Unfortunately, no. You can’t connect a 3rd party sub to the Arc and as you correctly state, you can’t connect a 3rd party sub to the Amp when using it to drive your surrounds. 
 

Have you considered going for a third party receiver from Onkyo or Pioneer and then going all in on build in speakers?

 

One receiver will easily drive a full Atmos setup with build-in speakers and because it supports Works With Sonos, you connect a Sonos Connect or Sonos Port to it which will enable you to fully control the receiver as a Sonos speaker - including turning it on and on, switching music, grouping and (with the latest update) control volume via the Sonos app. 
 

I am doing that in a new house I’m building to avoid any visible speakers (all my speakers will be in-ceiling with pivoting tweeters and mids to compensate for placement). 

Thanks @Tejs Dyrvig Ernst I hadn’t considered this because the Sonos Arc looked so good and easy to use that I had planned to go that route instead of the 3rd party receiver route. tbh I also didn’t know about the works with sonos designation. I just hadn’t anticipated how difficult it would be to place the sub in the room in a way that makes everyone in the family happy.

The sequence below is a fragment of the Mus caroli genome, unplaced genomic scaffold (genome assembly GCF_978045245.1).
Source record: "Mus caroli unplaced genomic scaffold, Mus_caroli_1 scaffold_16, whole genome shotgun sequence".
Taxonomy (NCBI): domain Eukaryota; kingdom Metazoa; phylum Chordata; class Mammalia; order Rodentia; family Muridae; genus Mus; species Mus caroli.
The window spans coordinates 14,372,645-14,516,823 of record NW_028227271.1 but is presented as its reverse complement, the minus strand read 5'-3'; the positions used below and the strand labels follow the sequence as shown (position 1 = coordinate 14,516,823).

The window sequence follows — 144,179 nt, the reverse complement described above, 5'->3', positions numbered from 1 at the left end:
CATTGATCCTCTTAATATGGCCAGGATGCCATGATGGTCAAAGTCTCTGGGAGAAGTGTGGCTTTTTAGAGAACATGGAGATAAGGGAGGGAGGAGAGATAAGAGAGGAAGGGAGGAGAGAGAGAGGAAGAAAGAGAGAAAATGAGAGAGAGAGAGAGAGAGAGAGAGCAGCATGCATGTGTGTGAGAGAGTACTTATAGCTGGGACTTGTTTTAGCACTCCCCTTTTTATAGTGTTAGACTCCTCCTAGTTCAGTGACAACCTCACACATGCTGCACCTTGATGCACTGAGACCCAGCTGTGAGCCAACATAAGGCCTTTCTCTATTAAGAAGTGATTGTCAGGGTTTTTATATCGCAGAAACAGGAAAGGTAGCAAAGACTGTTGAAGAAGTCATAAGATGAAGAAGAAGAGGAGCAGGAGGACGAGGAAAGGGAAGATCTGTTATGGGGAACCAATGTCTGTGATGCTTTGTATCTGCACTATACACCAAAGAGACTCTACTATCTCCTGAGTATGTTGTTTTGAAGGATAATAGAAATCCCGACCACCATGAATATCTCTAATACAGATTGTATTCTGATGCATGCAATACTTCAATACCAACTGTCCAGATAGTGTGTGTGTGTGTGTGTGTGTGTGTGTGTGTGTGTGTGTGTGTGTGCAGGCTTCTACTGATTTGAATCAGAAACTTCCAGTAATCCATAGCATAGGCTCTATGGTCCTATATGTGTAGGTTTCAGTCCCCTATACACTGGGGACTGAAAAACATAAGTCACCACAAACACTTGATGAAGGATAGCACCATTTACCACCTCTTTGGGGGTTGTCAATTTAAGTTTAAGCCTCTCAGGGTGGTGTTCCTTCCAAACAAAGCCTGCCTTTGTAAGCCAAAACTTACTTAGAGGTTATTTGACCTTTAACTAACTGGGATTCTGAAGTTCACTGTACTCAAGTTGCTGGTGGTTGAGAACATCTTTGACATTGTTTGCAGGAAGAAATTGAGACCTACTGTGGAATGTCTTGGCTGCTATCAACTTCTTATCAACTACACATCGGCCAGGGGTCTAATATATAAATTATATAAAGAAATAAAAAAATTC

Userlevel 7
Badge +17

There is a wall mount available for the sub, so it’s location can be a bit more varied, especially if you’re trying to get it off the floor. Will you have any shelves that it could go under to make it less prominent? Or make a feature of it - it is quite elegant!

Userlevel 4
Badge +7

Thanks @Tejs Dyrvig Ernst I hadn’t considered this because the Sonos Arc looked so good and easy to use that I had planned to go that route instead of the 3rd party receiver route. tbh I also didn’t know about the works with sonos designation. I just hadn’t anticipated how difficult it would be to place the sub in the room in a way that makes everyone in the family happy. 

Give it some thought. I am sure the family would appreciate all of the speakers being out of sight. With a receiver, you are also avoiding much of the frustration people are having getting Atmos to the Arc, as sources will just plug straight into the receiver, and of course format support is wider on receivers and includes DTS as a notable omission on the Arc. You also get HDMI-inputs on the receiver, so only on cable is needed to connect all your sources to the tv. 
 

It wouldn’t necessarily be more expensive either. One receiver can drive up to 9 speakers and a sub, so instead of

1xArc, 1xAmp, 1xSonos Sub and 2x speakers

you would need

1xReceiver, 1xConnect/Port, 1x third-part sub and 4-9x speakers at your choice.

 

The price of the Sonos Amp is more or less the same as the receiver and a third-party sub is likely to be cheaper or at least not more expensive than the Sonos Sub. Take a look at the Onkyo TX-NR696 or Pioneer VSX-LX304 receivers for instance. A used 2nd gen Sonos Connect is likely in the range of 100-200USD.